BURKINA FASO – The European Investment Bank (EIB) has announced EUR 38.5 million (US$46.6m) in debt for a project that will lift by a third the power generation capacity of a 37-MW solar park in Burkina Faso.
The photovoltaic (PV) park is being operated by Burkina Faso’s national electric utility Sonabel, the lender said.
The utility has committed to invest EUR 70.5 million (US$85.39m) in an expansion scheme that aims to raise the capacity of the plant to 50 MW and thus help it response to the 10% annual increase in power demand. The project will also back Sonabel’s efforts to lower the need for electricity imports.
“New investment to Improve access to energy and better protect against climate change is essential for social and economic progress in Burkina Faso, the Sahel and Africa,” said M. Lassané Kaboré, Minister of the economy, finance and development of Burkino Faso.
“The European Investment Bank has been a key partner for Burkina Faso for more than 50 years providing financial support and sharing unique global technical expertise for priority investment in our country.”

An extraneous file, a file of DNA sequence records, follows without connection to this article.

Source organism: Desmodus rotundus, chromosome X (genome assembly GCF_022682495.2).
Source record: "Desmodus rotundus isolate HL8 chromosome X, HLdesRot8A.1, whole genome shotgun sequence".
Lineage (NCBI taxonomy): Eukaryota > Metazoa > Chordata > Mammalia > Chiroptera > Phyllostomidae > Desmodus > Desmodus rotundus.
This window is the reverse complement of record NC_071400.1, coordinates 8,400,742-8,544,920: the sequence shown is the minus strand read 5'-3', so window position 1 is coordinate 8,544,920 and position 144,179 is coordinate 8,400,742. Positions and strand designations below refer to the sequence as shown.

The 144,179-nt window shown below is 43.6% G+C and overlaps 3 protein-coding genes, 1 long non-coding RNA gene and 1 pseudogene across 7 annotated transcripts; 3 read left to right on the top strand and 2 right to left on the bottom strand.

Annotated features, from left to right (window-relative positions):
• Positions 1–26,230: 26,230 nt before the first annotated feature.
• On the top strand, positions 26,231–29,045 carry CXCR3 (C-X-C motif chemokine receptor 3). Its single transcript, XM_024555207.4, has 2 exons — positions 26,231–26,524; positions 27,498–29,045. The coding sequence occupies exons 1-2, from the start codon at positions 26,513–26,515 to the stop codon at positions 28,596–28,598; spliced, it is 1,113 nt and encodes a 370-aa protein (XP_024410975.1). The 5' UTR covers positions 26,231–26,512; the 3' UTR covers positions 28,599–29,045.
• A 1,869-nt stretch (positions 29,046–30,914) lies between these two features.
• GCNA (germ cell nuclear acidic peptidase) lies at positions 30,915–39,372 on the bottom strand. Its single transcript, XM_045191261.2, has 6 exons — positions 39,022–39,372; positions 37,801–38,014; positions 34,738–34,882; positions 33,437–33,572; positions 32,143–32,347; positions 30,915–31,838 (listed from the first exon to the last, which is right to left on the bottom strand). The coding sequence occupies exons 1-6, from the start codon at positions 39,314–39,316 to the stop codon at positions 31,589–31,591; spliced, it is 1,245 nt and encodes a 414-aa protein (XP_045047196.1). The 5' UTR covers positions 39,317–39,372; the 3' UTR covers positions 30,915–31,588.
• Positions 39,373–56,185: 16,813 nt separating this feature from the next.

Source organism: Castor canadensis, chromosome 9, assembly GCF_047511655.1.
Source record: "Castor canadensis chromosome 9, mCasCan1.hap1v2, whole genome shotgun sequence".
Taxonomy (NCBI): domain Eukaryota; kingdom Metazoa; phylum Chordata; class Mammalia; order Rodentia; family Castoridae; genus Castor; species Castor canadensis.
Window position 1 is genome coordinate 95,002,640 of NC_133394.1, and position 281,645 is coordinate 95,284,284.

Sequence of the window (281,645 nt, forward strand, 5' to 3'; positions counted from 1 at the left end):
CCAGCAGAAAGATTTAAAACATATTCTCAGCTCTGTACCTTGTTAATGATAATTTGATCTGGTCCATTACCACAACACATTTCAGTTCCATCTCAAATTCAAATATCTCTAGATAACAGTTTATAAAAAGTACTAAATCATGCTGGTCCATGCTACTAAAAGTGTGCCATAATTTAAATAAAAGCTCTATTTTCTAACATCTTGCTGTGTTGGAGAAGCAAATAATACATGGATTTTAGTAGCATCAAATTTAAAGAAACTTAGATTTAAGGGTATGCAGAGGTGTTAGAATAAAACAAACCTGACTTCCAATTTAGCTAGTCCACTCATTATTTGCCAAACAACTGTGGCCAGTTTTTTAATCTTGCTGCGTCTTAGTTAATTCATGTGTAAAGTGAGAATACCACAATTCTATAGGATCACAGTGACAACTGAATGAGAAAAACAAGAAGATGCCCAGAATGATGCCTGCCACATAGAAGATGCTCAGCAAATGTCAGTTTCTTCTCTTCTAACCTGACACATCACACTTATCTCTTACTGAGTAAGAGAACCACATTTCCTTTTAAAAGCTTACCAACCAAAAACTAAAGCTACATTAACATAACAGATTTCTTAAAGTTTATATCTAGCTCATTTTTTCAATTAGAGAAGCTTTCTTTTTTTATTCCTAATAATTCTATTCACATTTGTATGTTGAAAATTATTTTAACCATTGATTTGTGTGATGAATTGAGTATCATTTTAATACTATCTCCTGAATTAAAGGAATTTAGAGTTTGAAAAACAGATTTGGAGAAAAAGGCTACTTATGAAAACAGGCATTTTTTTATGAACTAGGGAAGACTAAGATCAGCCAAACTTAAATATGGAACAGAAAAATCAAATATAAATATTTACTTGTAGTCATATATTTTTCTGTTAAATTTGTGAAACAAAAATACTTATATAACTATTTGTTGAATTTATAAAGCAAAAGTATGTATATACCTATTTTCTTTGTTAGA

The EIB backing will help expand the capacity of the plant from 37 MW today to 50 MW. Electricity supply in Burkina Faso is currently restricted by the limited interconnector capacity used to import power from Cote d’Ivoire.
“The European Investment Bank has supported long-term investment in Burkina Faso since 1970 and is committed to strengthening economic opportunities, supporting sustainable development and accelerating climate action across the Sahel,” said Ambroise Fayolle, European Investment Bank Vice President.
“As the EU climate bank and a member of Team Europe, the EIB is pleased to back Sonabel’s first solar power plant that will transform renewable energy generation in Burkina Faso and to support investment to better protect thousands of people in Ouagadougou from floods.
“Cooperation between Burkinabé partners and AFD, the European Union and the EIB is unlocking priority investment that highlights the social, economic and public health impact of climate action in Africa.”